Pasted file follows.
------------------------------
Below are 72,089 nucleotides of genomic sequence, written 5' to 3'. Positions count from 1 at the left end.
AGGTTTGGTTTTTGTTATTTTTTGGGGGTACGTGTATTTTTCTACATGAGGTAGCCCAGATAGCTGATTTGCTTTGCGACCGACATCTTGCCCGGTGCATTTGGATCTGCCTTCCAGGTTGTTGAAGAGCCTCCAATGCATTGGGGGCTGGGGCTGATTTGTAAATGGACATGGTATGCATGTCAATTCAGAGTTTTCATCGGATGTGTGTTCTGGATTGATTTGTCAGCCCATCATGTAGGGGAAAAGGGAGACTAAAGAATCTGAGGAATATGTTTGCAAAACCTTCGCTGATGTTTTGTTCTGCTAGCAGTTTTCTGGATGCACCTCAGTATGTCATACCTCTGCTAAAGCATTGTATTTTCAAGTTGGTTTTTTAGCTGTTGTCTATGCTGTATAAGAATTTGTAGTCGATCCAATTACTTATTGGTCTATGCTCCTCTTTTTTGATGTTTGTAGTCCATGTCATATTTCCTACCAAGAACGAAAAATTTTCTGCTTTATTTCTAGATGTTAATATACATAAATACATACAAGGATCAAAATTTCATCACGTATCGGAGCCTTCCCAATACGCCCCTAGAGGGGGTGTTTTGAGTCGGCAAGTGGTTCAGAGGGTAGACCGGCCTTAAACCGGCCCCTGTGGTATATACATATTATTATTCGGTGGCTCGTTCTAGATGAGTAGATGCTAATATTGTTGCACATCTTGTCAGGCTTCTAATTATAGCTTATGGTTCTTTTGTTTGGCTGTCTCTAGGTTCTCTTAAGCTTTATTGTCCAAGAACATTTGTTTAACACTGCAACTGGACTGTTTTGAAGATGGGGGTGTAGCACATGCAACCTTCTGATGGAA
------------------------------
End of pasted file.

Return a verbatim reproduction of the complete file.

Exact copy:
Below are 72,089 nucleotides of genomic sequence, written 5' to 3'. Positions count from 1 at the left end.
AGGTTTGGTTTTTGTTATTTTTTGGGGGTACGTGTATTTTTCTACATGAGGTAGCCCAGATAGCTGATTTGCTTTGCGACCGACATCTTGCCCGGTGCATTTGGATCTGCCTTCCAGGTTGTTGAAGAGCCTCCAATGCATTGGGGGCTGGGGCTGATTTGTAAATGGACATGGTATGCATGTCAATTCAGAGTTTTCATCGGATGTGTGTTCTGGATTGATTTGTCAGCCCATCATGTAGGGGAAAAGGGAGACTAAAGAATCTGAGGAATATGTTTGCAAAACCTTCGCTGATGTTTTGTTCTGCTAGCAGTTTTCTGGATGCACCTCAGTATGTCATACCTCTGCTAAAGCATTGTATTTTCAAGTTGGTTTTTTAGCTGTTGTCTATGCTGTATAAGAATTTGTAGTCGATCCAATTACTTATTGGTCTATGCTCCTCTTTTTTGATGTTTGTAGTCCATGTCATATTTCCTACCAAGAACGAAAAATTTTCTGCTTTATTTCTAGATGTTAATATACATAAATACATACAAGGATCAAAATTTCATCACGTATCGGAGCCTTCCCAATACGCCCCTAGAGGGGGTGTTTTGAGTCGGCAAGTGGTTCAGAGGGTAGACCGGCCTTAAACCGGCCCCTGTGGTATATACATATTATTATTCGGTGGCTCGTTCTAGATGAGTAGATGCTAATATTGTTGCACATCTTGTCAGGCTTCTAATTATAGCTTATGGTTCTTTTGTTTGGCTGTCTCTAGGTTCTCTTAAGCTTTATTGTCCAAGAACATTTGTTTAACACTGCAACTGGACTGTTTTGAAGATGGGGGTGTAGCACATGCAACCTTCTGATGGAA